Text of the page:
Hello School Librarians ! Anyone for Raspberry Pi?

I’ve not abandoned my commitment to ICT4E in developing spaces – but I tend to operate in a parallel universe where I’m not endlessly frustrated by mind-numbing government decision-makers:-) – my recent blog-rolls will likely entertain you with the latest sch**t I’m having to deal with in Namibia (and presently also in Kenya).  

Some stuff to share with you – 

I’ve had direct experience with eGranary / Widernet and met Cliff Missen yonks ago when both the schoolnet and eGranary projects were getting support from the William & Flora Hewlett Foundation for stuff we were doing with open educational resources (OERs) – both online and offline solutions.  in 2005:-).  

eGranary is an excellent, pioneering *concept*!  With skilled librarians, reliable IT support and infrastructure in, say, a university library, it makes real sense for students to have access to a huge volume of OERs. Even if the internet is broken or non-existent. With guidance. 

In practice, though, it has not always worked in *remote* primary and secondary schools since there’s an underlying *presumption* that the local school *librarian* and teachers are well-versed in *harvesting* the right OERs from the huge hard-drive/server solution on offer.  Even with a local search engine and a reasonable content index.  

In 2006, SchoolNet Namibia acquired a stable version of eGranary on an internal hard-drive, and we hacked it to work pretty much seamlessly with our flavour of Linux – Ubuntu – the original eGranary resource was M$FT-dependent and had some tricky locked-in proxy, indexing and search protocols.  I think it probably still works only with M$FT as a default.  We were lucky to have some serious geek (AJ Venter and Uwe Thiem) to help us – and in the end our OpenLab and Wikipedia Lite library resources proved to be very effective in the remote, rural primary and secondary schools where we were deploying our assistive technologies for (mostly horribly slow and unreliable) internet access. 

At this stage an external USB eGranary 4TB (!) hard drive; a portable, stand-alone version of the eGranary digital library, costs US$1,800 plus shipping, typically used in a standalone mode, accessible by the (M$FT) computer to which it is connected.  More advanced M$FT Server / LAN option costs scale exponentially (i.e., very, very costly!)

Here’s the thing that continues to be missing with all these *huge* OER deployments – a *considered* mapping of *relevant* OERs on *local* curriculum. Which needs *local* curriculum knowledge!  Ideally with a fast, digital trace, map and overlay capacity to take the essential bits of british colonial pdf-based curriculum from COL, truly cool stuff from Khan Academy (KA),  Gutenberg (with more than 42,000 free ebooks, essential reading only please!),  Wikipedia, WikiEducator, etc., on the USB drive, and filter out the rest, reducing the total *eclectic* load of 4 TB to a more practical, localised 16 GB.  

This would then also include a spectrum of thoughtfully chosen, informal, informative brain-teasers AND mother-tongue resources which eGranary does *not* have – obviously your local eGranary administrator with M$FT skills can now use the Intel 🙂 sponsored community information platform – CIP – includes Web 2.0 technologies with which subscribers (?) can set up unlimited Web sites on their server and use free, built-in software to make web pages, upload files and share local information with each other.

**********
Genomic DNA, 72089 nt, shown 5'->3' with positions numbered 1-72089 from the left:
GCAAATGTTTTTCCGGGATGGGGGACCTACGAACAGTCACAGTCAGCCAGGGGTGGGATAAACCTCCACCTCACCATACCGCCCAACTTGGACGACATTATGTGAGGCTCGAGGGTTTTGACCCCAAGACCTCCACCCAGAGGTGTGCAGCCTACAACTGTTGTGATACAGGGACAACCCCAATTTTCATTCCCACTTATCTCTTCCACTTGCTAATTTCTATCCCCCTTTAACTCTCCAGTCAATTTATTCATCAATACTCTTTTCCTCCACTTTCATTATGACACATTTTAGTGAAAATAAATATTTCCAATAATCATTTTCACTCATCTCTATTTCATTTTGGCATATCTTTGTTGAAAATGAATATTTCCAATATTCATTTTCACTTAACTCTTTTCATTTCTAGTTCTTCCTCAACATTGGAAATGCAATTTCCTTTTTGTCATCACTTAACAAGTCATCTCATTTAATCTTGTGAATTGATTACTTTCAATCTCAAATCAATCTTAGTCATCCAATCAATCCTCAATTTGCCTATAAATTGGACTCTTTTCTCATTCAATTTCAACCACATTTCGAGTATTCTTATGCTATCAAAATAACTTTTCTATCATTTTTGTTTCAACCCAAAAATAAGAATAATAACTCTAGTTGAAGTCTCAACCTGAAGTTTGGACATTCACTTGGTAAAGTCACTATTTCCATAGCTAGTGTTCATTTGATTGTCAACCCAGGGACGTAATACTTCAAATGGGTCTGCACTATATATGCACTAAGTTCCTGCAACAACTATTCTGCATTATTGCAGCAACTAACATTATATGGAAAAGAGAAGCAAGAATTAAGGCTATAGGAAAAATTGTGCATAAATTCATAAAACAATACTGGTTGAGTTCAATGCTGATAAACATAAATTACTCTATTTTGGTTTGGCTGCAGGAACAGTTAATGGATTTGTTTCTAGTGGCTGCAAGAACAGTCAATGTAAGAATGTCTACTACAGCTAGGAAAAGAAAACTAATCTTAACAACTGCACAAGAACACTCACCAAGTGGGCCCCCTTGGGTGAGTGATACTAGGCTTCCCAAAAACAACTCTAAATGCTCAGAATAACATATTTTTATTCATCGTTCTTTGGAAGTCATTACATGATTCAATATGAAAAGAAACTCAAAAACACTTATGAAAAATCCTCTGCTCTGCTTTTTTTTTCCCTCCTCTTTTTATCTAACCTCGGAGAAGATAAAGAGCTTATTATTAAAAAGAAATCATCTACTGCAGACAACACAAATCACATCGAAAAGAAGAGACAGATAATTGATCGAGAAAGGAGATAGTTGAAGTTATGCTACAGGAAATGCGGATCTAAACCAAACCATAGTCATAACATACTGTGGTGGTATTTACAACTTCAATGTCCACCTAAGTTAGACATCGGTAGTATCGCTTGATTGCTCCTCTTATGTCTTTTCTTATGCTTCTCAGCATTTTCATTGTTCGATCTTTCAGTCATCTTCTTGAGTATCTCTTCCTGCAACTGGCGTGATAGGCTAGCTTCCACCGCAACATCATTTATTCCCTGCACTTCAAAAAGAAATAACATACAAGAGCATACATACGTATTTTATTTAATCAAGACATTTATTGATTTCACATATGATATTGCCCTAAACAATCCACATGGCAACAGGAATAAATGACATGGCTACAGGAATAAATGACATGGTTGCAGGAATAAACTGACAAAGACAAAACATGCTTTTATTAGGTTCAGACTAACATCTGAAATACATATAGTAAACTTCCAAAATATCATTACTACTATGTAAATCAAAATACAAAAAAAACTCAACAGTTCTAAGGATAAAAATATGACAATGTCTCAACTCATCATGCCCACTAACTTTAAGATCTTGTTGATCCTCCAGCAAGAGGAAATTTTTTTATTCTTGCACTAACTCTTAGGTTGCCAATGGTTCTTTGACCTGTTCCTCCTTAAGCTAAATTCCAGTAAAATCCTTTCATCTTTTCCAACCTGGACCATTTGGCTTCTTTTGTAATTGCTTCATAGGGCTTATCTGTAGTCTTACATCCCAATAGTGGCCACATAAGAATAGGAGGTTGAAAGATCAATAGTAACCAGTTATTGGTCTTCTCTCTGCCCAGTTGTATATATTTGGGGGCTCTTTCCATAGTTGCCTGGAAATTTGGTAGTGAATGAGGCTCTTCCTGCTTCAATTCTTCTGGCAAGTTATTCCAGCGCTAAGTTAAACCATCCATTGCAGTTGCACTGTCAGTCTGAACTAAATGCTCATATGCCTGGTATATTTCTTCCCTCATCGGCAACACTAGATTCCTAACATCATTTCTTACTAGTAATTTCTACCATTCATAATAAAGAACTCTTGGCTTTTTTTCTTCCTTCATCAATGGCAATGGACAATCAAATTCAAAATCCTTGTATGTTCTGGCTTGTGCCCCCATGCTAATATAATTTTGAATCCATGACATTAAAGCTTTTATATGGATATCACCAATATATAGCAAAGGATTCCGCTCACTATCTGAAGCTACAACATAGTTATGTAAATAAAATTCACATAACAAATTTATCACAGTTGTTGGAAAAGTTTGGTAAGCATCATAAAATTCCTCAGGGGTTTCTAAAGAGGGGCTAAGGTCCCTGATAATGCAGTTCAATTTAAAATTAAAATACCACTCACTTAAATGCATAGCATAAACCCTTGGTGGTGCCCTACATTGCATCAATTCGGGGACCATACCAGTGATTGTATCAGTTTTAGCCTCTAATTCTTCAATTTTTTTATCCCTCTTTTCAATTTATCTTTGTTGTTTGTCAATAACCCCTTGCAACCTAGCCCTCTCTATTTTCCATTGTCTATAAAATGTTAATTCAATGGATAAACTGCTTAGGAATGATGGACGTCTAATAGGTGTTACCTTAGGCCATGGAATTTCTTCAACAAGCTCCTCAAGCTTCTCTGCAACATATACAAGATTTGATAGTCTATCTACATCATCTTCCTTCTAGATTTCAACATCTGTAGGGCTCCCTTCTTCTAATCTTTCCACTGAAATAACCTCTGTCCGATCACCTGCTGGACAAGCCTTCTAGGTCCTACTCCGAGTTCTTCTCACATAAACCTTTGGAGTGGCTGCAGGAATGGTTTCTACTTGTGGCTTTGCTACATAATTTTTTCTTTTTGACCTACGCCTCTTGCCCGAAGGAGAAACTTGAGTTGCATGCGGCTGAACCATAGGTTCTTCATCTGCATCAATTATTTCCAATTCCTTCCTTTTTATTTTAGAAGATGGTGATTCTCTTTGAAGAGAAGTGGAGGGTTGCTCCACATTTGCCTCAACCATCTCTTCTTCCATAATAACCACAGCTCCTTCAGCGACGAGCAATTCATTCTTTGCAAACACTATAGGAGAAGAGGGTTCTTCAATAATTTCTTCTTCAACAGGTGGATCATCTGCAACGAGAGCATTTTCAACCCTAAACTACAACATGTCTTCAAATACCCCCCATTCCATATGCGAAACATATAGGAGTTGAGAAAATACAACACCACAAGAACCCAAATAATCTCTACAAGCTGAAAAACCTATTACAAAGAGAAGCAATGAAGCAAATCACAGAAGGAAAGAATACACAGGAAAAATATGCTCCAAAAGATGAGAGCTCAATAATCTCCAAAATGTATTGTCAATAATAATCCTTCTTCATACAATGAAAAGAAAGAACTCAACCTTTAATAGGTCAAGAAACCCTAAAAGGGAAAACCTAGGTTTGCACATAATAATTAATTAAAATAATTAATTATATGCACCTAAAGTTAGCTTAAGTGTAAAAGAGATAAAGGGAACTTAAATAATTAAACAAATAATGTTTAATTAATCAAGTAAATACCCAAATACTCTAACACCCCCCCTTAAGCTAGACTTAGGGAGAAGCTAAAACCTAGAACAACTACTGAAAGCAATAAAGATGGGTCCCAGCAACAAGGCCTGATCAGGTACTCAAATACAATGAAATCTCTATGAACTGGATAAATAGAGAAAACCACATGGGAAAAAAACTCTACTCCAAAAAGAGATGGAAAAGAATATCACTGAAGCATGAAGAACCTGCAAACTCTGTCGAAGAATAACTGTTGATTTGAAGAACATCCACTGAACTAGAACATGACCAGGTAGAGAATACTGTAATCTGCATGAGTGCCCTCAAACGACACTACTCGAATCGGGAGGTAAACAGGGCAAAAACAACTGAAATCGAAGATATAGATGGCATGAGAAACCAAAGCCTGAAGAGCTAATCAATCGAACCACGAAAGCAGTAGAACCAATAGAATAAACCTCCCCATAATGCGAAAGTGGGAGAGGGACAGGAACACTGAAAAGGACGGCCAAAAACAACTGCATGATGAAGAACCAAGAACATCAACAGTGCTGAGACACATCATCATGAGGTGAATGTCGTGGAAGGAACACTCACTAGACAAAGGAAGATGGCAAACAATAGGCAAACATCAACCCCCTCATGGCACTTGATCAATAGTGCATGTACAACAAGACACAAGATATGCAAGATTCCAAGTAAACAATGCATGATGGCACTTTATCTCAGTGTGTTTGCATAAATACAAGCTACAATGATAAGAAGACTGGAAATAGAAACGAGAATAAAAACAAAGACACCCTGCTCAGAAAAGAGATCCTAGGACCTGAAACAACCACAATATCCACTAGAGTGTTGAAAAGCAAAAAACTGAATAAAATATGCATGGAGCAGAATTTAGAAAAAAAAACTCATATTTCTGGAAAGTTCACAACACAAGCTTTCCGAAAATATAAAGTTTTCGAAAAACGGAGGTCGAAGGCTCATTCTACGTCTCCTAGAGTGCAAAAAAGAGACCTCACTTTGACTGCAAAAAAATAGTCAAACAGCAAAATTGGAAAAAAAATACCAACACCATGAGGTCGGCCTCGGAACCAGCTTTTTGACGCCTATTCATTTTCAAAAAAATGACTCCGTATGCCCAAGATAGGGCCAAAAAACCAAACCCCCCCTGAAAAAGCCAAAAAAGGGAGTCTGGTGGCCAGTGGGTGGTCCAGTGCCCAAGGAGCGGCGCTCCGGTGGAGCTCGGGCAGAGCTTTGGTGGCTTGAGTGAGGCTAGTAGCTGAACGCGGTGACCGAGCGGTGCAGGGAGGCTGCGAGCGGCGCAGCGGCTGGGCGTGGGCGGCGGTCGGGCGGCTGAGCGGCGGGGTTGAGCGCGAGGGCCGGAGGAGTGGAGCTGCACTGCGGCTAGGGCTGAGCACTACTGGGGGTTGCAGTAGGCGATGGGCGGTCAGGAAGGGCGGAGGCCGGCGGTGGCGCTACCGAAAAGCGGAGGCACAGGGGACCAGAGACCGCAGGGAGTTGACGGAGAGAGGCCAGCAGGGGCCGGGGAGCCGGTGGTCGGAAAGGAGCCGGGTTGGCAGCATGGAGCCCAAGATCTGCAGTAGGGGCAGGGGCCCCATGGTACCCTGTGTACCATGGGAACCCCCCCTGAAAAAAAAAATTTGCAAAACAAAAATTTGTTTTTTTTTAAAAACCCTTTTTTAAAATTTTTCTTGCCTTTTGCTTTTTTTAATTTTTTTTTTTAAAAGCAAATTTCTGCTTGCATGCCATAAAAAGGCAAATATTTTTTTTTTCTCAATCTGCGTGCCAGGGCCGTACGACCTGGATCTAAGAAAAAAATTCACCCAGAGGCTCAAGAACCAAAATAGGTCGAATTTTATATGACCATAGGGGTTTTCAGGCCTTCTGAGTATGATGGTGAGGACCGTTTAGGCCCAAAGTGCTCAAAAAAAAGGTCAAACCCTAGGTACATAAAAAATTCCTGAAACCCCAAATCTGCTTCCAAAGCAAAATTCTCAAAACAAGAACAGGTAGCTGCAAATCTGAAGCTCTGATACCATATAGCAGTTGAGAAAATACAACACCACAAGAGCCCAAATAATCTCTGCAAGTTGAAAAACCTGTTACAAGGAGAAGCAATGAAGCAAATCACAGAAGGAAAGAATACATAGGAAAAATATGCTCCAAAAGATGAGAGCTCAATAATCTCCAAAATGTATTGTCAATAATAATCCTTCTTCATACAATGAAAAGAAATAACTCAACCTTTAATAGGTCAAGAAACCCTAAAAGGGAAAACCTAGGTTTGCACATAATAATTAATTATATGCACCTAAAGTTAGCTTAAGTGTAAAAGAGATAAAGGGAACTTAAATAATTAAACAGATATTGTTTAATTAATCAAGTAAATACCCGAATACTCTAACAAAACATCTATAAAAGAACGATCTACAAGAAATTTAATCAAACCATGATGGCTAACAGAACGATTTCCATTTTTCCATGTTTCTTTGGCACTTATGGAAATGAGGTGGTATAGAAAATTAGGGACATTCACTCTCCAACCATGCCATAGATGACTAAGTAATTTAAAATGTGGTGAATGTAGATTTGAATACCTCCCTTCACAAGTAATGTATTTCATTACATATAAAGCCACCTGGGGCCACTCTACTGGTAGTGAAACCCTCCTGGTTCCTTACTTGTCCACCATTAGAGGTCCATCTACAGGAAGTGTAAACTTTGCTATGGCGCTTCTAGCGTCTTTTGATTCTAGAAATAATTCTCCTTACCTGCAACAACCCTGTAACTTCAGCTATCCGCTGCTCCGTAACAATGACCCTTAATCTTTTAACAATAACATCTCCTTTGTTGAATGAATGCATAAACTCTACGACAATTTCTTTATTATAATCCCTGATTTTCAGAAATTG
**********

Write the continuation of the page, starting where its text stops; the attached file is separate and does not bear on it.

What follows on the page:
We are in the fortunate position to have access to excellent curriculum-mapped online resources for Grades 8 – 12 subjects on eCampus – a free educational portal produced by  IIT in Namibia.  

While eGranary staff can do this on your behalf (at what additional US-based costs these days?), they are generally occupied by keeping up to date with the vast, *eclectic* collection of (mostly) OERs on their 4TB hard drive.  

Frankly? There’s no need to have such vast web-resources in the difficult setting that a multitude of ICT4E developers have in remote places without electricity or internet. 

Hello Raspberry Pi! 

So here’s an alternative, user-friendly, open-source, low cost, low energy (3.5-5W), 16GB SD-based school-library solution which may tickle your fancy.  

Some local geek and I have been thrashing this out for a couple of months – and are about to launch a fundraiser to help underwrite the cost of more local curriculum mapping of the resources we’ve assembled to be useful at mostly primary, as well as secondary, school libraries in Namibia.  Especially those that lack infrastructure, electricity and internet. And with a little bit more tweaking, useful for any other former colony/state of the british empire .  

Take a look at  http://edunet-namibia.org/?p=372

for background info from our pal Gerard Jensen on an alpha-version – two months ago.  See what we’re doing with Raspberry Pi, a 16GB SSD card, and very recently, a little USB WiFI (D-Link Corp. DWA-121 802.11n Wireless N 150) Pico Adapter to work as an access point for a local WIFI hotspot – to replace a more conventional wireless router in Gerard’s blog. These are the functional bits on show –  

1. 5W/10W PV panel, solar regulator, 5V output – 2 – 4 x LED lights, 1 x USB outlet, and phone/tablet trickle-charging outlet (10W panel will be more efficient) US$ 60-80.  Scalable. 

2. Raspberry Pi (RPi) – 16GB SDcard + D-LINK wifi router USB stub + linux OS + web server + OER library (ideally platform neutral HTML 5 for optimal use on *any* mobile device), open or WAP enabled wifi hotspot. US$ 35 – 50 depending on power supply, casing, powered USB hub, cabling, etc.  Demand-driven. 

3. Your choice of (bring your own) devices (BYOD) – wifi-enabled kindle, android/apple tablet, smart phone (platform neutral) whichever has a web browser.  If you follow any of the OER/online eLearning discourse from UNESCO/OERF/COL etc., BYOD is trending!  

The RPi has HDMI, audio and video output, 2 USB ports.  I’ve also used an ultra-portable LED projector off the RPI or a tablet/iphone to project browser resources.  The Raspberry Pi can plug into a TV and a keyboard. It’s a miniature ARM-based PC which can be used for mostly any of the things that a desktop PC does, with High-Definition video output. check out